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Recognising the real challenge in refugee protection

By Philip Ruddock - posted Wednesday, 15 December 1999

While it is true that in world terms the influx to Australia has historically been small compared with some other countries, it needs to be recognised that we are dealing with a truly global phenomenon. The European Union and North America experience a greater level of unauthorised arrivals than we do at present, but so also is their population and economic capacity far greater than ours. There is no shortage of people seeking a better life in a developed country and increasingly there are organised rackets aimed at marketing this outcome to those who are willing and able to pay. Some of these people will be refugees, some will not.

There are some 23 million refugees in the world today. For many, return to their homeland may be possible and temporary protection will be the appropriate response. For some, resettlement is the only option and for these people the international community works under the coordination of the UNHCR to identify and provide resettlement to those in most need.

Australia is one of the few countries which has consistently contributed through our 12,000 place annual humanitarian resettlement program to international efforts to address the plight of refugees and others in need. It is not scare-mongering to look to the hard facts about the influx of unauthorised arrivals and how this will impact on our efforts to contribute to international strategies to help those in need.


I have received intelligence information of up to 10,000 people planning to follow the path of the recent boat arrivals to Australia. This information is from sources which also foreshadowed the recent increase in rates of boat arrivals.

Australia has received over 1,600 unauthorised arrivals by boat since the beginning of July. The rate of arrivals has been growing, not easing. The overwhelming majority of these people are claiming to be Iraqis and Afghans. They are being smuggled to Australia by highly organised criminal elements. Most are young males. On average each has over 3 close family members overseas and they would be eligible to sponsor these family members to Australia if they were to obtain permanent residence as a refugee.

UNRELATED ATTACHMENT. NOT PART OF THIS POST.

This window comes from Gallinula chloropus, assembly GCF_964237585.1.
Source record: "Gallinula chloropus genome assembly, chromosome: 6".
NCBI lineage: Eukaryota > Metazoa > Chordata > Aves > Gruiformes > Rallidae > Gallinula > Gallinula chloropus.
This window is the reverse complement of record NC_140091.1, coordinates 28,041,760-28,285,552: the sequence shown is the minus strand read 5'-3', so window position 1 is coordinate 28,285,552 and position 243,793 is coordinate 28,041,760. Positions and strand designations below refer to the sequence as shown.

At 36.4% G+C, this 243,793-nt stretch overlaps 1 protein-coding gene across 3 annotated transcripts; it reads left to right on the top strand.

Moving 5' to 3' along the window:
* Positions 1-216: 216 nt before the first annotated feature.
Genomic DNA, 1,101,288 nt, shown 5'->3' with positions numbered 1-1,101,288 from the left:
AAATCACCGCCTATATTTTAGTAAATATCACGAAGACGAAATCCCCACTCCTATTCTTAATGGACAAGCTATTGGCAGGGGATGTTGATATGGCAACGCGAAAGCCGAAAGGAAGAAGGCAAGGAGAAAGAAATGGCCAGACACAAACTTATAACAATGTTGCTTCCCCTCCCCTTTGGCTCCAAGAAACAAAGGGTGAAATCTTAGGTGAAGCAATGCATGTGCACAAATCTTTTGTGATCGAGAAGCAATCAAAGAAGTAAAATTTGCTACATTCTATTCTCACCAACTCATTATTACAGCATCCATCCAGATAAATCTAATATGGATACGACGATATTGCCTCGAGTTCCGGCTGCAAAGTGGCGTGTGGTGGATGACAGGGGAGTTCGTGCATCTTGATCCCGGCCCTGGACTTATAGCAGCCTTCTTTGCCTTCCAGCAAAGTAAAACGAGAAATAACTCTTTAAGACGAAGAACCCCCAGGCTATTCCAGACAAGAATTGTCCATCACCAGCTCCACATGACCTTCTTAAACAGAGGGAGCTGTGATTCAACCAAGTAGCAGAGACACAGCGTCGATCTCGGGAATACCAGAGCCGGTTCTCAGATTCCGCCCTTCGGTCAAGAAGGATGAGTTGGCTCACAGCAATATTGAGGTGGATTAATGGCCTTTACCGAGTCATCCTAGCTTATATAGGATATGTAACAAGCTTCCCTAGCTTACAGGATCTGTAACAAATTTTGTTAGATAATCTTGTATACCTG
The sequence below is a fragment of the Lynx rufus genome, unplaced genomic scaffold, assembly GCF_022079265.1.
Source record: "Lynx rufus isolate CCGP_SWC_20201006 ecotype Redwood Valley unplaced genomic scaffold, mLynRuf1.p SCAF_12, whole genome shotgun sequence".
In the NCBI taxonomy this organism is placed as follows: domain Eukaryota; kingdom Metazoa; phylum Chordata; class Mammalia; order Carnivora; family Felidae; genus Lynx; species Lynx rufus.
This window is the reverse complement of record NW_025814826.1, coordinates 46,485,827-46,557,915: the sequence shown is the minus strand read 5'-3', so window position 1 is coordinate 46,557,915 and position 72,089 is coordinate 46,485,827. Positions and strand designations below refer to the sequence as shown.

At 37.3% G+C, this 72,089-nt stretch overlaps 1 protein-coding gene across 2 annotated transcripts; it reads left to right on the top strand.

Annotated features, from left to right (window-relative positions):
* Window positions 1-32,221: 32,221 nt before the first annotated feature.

If these recent rates of arrival continue, Australia will not have an offshore humanitarian resettlement program.

The illicit traffic in people responds quickly to word of mouth and perceptions about which destination countries represent the best deal. The increases in unauthorised arrivals by boat and by air reflect the fact that Australia has a growing reputation as a desirable destination. Since 1994, when immediate access to permanent residence was introduced for refugees in Australia, the commercial saleability of Australia as a smuggling destination had been very high. Permanent residence and the family reunion rights that flow from it are clearly a major attraction for choosing Australia as a destination.

The real question we must ask ourselves is whether we are prepared to stand by while smugglers arrange for Australia’s resettlement contribution to be taken up by people who select themselves or should we try to retain those places for those in most need.

The decision to provide unauthorised arrivals found to be refugees with access to temporary residence only in the first instance is fully consistent with our fundamental obligations towards refugees. It provides them with the protection required under the Refugees Convention. They have work rights, access to special benefit and are able to gain access to Medicare. They can apply for protection again, and if found to still need protection after 30 months are eligible for permanent residence at that stage.


For those people who enter lawfully and seek refugee protection, Australia continues to be more generous than the Refugees Convention requires by providing immediate access to permanent residence to those found to be refugees. Treating refugees differently depending on whether they arrive lawfully or unlawfully does not mean that we are penalising unauthorised arrivals. What it does mean is that we are being more generous in cases where people play by the rules of the international protection arrangements and where they comply with Australia’s laws.

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About the Author

Philip Ruddock was attorney-general and minister for immigration and multicultural and indigenous affairs in the Howard government, and is the Liberal member for Berowra.

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